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The Battalion

The Student News Site of Texas A&M University - College Station

The Battalion

The Student News Site of Texas A&M University - College Station

The Battalion

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Column: Waking from the DREAM and facing the realities

The Texas DREAM Act is under scrutiny this legislative session, and with the majority of the Texas Legislature leaning to the right, things could soon change.
To recap, the DREAM Act is a law that allows undocumented immigrants to pay in-state tuition if they follow a number of stipulations. To qualify, applicants must have graduated from high school or received their GED in Texas, have lived in the state for three years and must sign documentation stating they are seeking legal residency.
The act was passed in 2001 with bipartisan support, making Texas the first state to pass a law relating to in-state tuition and undocumented students. However, since the signing of the law, Republican legislators have attempted to repeal the act. The current bill on file dealing with the DREAM Act is House Bill 360, filed in November by Republican Rep. Mark Keough. The bill, while not explicitly mentioning the DREAM Act, would effectively kill the law by requiring applicants for in-state tuition to have already become a citizen.
“Residents, who are unable to provide verifiable proof of citizenship or lawful residency are prohibited from obtaining in-state tuition rates for any semesters until which time proof or verifiable status can be obtained,” the bill reads.
Lt. Gov. Dan Patrick has made it clear in a number of interviews that he is actively working to repeal the DREAM Act. Even if the bill by Keough passes the legislature, it must be approved by Gov. Greg Abbott. However, advocates of the DREAM Act shouldn’t get their hopes up too high, as Abbott was quoted during his gubernatorial campaign saying he would be willing to sign any bill to repeal the law.
While he isn’t against the act on principle, Abbott has concerns that the current act needs to be fixed. In an interview with KXAN television station in January, Abbott told reporters he believes the way the law is structured is ‘flawed’ and ‘has to be fixed.’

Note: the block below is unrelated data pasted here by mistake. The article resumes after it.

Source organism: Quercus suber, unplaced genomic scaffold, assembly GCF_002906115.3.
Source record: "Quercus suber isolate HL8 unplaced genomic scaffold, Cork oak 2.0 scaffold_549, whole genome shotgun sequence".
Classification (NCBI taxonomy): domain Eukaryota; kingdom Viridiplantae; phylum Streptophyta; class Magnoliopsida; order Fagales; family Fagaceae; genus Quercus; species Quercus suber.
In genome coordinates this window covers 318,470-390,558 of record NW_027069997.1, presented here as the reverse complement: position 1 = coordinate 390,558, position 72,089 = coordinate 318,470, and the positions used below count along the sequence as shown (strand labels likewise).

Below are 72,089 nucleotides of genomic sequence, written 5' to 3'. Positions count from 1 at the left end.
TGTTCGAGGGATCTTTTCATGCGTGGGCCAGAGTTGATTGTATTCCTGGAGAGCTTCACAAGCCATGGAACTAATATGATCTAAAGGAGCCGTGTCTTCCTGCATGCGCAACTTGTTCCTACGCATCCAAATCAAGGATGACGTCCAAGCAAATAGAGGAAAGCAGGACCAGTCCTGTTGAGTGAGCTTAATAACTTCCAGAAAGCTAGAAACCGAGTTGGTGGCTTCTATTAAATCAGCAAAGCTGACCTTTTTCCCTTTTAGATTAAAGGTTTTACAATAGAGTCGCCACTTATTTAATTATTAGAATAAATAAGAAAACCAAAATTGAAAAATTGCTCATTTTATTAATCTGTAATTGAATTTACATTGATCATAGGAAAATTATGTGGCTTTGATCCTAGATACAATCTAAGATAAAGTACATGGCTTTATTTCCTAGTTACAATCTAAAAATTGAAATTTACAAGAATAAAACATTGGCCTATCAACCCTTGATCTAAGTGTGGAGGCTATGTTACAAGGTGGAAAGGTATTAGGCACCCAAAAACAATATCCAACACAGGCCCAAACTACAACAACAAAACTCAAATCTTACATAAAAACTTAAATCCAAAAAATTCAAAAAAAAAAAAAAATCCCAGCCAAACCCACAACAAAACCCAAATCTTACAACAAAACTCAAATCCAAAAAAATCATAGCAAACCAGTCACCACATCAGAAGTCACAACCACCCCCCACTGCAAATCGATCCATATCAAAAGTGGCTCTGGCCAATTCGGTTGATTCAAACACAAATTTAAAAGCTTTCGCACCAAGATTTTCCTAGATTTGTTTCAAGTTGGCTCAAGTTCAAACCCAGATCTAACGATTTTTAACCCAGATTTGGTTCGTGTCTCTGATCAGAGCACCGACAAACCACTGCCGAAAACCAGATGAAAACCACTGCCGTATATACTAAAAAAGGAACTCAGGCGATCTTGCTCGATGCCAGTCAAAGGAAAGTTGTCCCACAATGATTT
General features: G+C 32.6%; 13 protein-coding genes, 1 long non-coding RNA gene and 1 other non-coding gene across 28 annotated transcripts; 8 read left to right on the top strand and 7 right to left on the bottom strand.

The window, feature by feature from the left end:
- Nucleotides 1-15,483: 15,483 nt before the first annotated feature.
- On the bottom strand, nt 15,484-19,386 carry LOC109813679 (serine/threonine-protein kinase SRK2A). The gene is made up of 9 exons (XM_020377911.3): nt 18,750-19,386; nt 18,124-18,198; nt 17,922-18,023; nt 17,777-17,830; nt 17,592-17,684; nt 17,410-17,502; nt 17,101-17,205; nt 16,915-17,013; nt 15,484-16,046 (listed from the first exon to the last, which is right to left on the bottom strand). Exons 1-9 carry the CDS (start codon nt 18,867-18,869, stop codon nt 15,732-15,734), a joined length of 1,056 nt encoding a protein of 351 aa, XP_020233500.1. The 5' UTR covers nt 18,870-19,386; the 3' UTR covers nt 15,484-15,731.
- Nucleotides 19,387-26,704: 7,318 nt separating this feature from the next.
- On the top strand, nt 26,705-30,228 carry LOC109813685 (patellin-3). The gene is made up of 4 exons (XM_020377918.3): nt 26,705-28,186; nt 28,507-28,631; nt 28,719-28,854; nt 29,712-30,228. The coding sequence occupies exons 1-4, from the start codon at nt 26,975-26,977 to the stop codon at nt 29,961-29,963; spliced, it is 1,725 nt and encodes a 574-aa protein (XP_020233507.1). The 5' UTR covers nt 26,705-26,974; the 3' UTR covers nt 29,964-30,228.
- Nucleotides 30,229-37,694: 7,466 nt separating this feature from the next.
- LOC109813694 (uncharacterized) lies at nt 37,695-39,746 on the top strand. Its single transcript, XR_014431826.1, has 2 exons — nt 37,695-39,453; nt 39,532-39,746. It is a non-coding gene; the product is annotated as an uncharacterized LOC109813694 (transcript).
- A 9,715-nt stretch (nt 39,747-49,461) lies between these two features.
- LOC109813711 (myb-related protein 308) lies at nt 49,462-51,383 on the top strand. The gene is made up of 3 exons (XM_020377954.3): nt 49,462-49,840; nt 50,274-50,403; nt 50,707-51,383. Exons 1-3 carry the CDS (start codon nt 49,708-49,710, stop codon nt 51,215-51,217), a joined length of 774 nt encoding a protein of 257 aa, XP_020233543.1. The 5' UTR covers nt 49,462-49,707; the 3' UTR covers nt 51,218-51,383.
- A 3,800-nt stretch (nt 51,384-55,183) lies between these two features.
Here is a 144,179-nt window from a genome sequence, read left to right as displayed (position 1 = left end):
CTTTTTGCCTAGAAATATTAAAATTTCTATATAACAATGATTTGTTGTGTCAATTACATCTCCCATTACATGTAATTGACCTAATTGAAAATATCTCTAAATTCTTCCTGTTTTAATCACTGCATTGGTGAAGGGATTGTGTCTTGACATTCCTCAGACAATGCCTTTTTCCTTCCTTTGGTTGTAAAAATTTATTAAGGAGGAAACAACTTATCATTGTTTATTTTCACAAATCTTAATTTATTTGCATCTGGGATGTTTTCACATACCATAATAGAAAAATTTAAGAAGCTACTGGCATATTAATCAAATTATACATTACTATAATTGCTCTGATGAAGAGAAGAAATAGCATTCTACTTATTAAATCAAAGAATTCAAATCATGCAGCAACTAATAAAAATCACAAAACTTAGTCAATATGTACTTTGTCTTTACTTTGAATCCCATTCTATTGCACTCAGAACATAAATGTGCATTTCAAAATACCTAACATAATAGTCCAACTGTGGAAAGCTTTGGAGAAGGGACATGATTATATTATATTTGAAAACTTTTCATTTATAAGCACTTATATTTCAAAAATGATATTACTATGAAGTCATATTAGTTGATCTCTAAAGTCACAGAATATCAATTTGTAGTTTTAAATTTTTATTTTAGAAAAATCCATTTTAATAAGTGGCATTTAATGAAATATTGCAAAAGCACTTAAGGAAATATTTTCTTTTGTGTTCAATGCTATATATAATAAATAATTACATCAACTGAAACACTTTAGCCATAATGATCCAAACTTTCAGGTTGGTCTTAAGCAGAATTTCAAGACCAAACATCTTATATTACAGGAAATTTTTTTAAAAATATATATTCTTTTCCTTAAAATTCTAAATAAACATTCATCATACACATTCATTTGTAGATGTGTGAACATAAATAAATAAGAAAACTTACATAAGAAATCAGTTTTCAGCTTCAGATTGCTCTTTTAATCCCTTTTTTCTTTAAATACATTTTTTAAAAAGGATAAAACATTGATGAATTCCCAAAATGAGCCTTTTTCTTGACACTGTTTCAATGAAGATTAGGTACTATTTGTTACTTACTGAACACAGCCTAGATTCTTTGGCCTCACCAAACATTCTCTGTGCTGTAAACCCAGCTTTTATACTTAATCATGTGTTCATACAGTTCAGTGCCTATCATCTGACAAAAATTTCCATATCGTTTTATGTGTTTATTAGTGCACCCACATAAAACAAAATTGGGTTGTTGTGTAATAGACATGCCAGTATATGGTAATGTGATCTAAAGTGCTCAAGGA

However, the political environment has changed since the days of 2001. Both houses of the Texas Legislature have a Republican majority, and anyone who has seen the most recent party platform objectives of the Republican Party won’t be encouraged by what they have to say about the DREAM Act. It states that a goal is to stop in-state tuition for undocumented students.
If HB 360 is passed, the chances of the act coming back into law soon just doesn’t seem likely. The bipartisanship that passed the DREAM Act bill is gone, and while reform may be an option, it will likely take some time for both sides of the political line to find a solution both can be happy with.
Advocates of the DREAM Act are making their support known. Rep. Rafael Anchia (D-Dallas) filed a house concurrent resolution listing the benefits that the DREAM Act has had so far for undocumented students and for the state of Texas in general. In the resolution, Anchia lists several reasons, both economic and social, as to why the state legislature should uphold the DREAM Act.
“In the 2010 fiscal year, close to 16,500 undocumented, immigrant students qualified for in-state tuition, and the students themselves paid $32.7 million in tuition and related expenses; were these students to be deprived of the incentives offered by the Texas DREAM Act, the loss to the Texas economy would be considerable,” Anchia said in the resolution.
For now, advocates and opponents of the DREAM Act can communicate with their representatives and wait to see what the 84th Legislative Session has in store for higher education.
Jennifer Reiley is a communication senior and assistant managing editor for The Battalion.

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